College of Science and Arts, Glasgow

Identity area

Type of entity

Corporate body

Authorized form of name

College of Science and Arts, Glasgow

Parallel form(s) of name

Standardized form(s) of name according to other rules

Other form(s) of name

  • Glasgow Mechanics' Institution (1823-1881)

Identifiers for corporate bodies

Description area

Dates of existence

1827-1887

History

The Glasgow Mechanics' Institution was formed in July 1823, as the result of a dispute between members of the mechanics' class and the managers of Anderson's Institution over Dr Andrew Ure's lectures, and access to the library and museum. George Birkbeck encouraged this schism and agreed to be patron of the new institution, which was the second mechanics' institution founded in Great Britain. A mechanics' class continued to be offered at Anderson's Institution after 1823 and the members of the class continued in dispute with Dr Ure over his lectures.

After a period in temporary premises in Shuttle Street, the Glasgow Mechanics' Institution moved in 1831 to North Hanover Street to a building provided by John Leadbetter, a Glasgow businessman and former student of Anderson's Institution. In 1862, the Mechanics' Institution moved to a new building at 38 Bath Street.

The opening lecture was delivered on 5 November 1823 by John Steele, Lecturer in Chemistry and Mechanics, and in later years the Institution offered courses in science and mechanics, architectural and mechanical drawing, mechanical and electrical engineering and naval architecture. In 1881 the Mechanics' Institution changed its name to the College of Science and Arts and in 1887, with Anderson's College and other institutions, it became part of the Glasgow and West of Scotland Technical College.

Places

Glasgow, Scotland

Legal status

Functions, occupations and activities

Mandates/sources of authority

Internal structures/genealogy

General context

Relationships area

Related entity

Royal College of Science and Technology, Glasgow (1887-1964)

Identifier of the related entity

C0065

Category of the relationship

temporal

Dates of the relationship

1887

Description of relationship

The College of Science and Arts joined with other institutions to form the Glasgow and West of Scotland Technical College (which later became the Royal College of Science and Technology).

Related entity

Tatlock, Robert Rattray, 1837-1934, chemist (1837-1934)

Identifier of the related entity

P0047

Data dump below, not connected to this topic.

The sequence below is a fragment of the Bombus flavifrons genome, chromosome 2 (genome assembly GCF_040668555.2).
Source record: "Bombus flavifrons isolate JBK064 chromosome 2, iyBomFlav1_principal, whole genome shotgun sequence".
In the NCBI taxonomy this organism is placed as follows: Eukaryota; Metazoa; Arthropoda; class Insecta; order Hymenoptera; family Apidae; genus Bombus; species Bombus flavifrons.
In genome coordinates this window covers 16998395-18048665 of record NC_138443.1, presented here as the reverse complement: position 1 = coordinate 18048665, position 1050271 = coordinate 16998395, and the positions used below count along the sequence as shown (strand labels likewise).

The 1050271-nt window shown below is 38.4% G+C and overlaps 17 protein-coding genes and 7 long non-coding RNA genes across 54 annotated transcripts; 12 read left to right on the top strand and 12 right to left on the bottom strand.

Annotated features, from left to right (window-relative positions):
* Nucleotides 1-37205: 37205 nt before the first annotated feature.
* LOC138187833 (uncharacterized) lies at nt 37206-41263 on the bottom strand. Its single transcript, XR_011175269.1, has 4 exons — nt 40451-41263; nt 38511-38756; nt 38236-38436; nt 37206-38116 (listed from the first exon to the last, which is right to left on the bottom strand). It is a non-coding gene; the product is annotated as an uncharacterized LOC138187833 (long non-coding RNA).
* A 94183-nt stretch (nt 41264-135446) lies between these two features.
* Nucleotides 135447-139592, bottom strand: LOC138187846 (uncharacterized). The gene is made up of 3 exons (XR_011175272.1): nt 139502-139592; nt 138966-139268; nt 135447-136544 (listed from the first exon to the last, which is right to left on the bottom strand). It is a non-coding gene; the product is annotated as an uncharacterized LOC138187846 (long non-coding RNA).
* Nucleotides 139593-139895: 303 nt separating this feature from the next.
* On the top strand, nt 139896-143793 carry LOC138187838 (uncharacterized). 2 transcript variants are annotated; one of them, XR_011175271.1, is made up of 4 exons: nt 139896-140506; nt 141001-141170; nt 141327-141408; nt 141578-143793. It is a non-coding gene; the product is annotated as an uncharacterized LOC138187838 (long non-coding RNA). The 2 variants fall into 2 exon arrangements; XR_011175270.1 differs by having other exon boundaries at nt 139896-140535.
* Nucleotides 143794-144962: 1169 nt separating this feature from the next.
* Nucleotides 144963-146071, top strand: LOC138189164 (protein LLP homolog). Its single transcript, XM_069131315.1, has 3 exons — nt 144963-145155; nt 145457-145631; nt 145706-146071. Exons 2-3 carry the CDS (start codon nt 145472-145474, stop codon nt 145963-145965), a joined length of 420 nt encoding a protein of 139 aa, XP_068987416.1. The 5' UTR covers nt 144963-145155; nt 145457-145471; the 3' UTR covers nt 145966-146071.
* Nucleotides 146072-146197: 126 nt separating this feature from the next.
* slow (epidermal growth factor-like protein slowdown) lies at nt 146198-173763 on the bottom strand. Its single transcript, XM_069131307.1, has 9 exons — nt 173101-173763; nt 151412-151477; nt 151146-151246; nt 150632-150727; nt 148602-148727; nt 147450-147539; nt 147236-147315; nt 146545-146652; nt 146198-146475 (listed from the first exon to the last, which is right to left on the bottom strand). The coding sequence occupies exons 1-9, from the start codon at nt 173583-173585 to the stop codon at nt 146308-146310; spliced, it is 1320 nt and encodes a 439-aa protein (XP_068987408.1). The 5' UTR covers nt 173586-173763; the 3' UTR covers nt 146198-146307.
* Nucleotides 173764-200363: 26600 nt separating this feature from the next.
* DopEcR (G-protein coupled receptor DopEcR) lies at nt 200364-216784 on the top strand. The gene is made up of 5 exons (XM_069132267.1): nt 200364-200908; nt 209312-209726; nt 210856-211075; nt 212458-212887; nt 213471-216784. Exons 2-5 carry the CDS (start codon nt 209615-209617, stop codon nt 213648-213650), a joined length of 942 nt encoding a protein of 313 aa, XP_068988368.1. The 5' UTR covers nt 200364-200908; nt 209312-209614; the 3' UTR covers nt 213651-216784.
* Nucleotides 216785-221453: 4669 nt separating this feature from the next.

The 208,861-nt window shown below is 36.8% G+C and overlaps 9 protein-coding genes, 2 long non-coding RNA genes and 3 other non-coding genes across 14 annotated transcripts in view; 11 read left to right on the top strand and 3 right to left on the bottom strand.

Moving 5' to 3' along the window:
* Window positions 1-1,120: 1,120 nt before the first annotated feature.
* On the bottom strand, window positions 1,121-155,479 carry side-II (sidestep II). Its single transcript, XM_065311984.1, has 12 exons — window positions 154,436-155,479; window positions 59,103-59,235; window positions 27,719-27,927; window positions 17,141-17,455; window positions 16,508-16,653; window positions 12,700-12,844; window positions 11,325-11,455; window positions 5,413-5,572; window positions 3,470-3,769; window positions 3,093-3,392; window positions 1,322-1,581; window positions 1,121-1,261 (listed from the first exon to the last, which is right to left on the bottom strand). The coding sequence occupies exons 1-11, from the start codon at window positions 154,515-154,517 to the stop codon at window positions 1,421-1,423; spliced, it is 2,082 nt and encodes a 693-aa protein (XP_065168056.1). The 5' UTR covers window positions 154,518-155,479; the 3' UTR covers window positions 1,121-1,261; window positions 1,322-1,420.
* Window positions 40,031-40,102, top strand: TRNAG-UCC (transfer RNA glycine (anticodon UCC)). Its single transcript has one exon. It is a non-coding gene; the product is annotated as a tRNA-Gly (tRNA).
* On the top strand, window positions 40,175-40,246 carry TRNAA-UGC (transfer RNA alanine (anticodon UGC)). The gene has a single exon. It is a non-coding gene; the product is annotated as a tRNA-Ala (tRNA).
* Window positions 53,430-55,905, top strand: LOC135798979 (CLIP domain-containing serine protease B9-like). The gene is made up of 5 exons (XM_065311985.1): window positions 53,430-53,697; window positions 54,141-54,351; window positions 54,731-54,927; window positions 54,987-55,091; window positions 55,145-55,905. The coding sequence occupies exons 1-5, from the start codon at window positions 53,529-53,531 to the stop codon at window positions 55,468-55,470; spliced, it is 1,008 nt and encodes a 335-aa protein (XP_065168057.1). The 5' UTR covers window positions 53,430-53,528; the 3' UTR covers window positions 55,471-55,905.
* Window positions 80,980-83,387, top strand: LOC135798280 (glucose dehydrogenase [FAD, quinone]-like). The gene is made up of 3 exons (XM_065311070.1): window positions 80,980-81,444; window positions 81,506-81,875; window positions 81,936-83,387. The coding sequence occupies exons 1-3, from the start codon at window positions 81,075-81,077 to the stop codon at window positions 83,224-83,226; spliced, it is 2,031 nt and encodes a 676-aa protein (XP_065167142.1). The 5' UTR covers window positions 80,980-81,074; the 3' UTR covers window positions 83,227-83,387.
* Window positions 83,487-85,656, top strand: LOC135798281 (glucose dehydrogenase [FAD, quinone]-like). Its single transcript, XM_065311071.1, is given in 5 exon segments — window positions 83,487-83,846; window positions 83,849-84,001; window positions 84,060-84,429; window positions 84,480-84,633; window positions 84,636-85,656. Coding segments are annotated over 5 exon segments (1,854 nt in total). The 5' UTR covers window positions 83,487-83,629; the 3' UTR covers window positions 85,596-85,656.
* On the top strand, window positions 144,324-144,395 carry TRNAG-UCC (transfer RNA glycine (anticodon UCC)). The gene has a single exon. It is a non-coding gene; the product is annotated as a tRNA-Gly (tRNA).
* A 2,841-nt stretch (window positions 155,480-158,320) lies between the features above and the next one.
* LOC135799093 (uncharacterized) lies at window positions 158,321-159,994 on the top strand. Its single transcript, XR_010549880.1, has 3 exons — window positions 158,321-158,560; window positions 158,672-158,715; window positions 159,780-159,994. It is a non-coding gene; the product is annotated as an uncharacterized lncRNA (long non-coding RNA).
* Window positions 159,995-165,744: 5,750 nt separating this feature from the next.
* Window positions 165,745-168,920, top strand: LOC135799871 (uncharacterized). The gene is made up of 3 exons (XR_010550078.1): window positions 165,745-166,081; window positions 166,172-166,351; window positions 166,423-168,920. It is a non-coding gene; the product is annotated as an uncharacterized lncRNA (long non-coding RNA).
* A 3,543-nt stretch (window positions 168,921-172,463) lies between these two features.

Category of the relationship

associative

Dates of the relationship

1873 - 1884

Description of relationship

Tatlock was a lecturer at the College.

Related entity

Geological Society of Glasgow (1858 to date)

Identifier of the related entity

C0122

Category of the relationship

associative

Dates of the relationship

1858-1887

Description of relationship

There were links between the Geological Society and the College.

Related entity

Graham, Thomas, 1805-1869, chemist (1805-1869)

Identifier of the related entity

P0004

Category of the relationship

associative

Dates of the relationship

1830s

Description of relationship

Graham delivered lectures at the Glasgow Mechanics' Institution (which later became the College of Science and Arts).

Related entity

Anderson's College, Glasgow (1796-1887)

Identifier of the related entity

C0046

Category of the relationship

associative

Dates of the relationship

1823

Description of relationship

The Glasgow Mechanics' Institution (which later became the College of Science and Arts) was established by the members of the mechanics' class at Anderson's Institution.

Access points area

Occupations

Control area

Authority record identifier

C0032

Institution identifier

GB 249

Rules and/or conventions used

ISAAR(CPF): International Standard Archival Authority Record for Corporate Bodies, Persons and Families, International Council on Archives (2nd edition, 2003); Rules for the construction of personal, place and corporate names, National Council on Archives (1997).

Status

Level of detail

Dates of creation, revision and deletion

Created by Victoria Peters, November 2009.

Language(s)

Script(s)

Sources

'John Anderson and the College he founded', by James Muir (1950); 'John Anderson's Legacy', by John Butt (1996).

Maintenance notes

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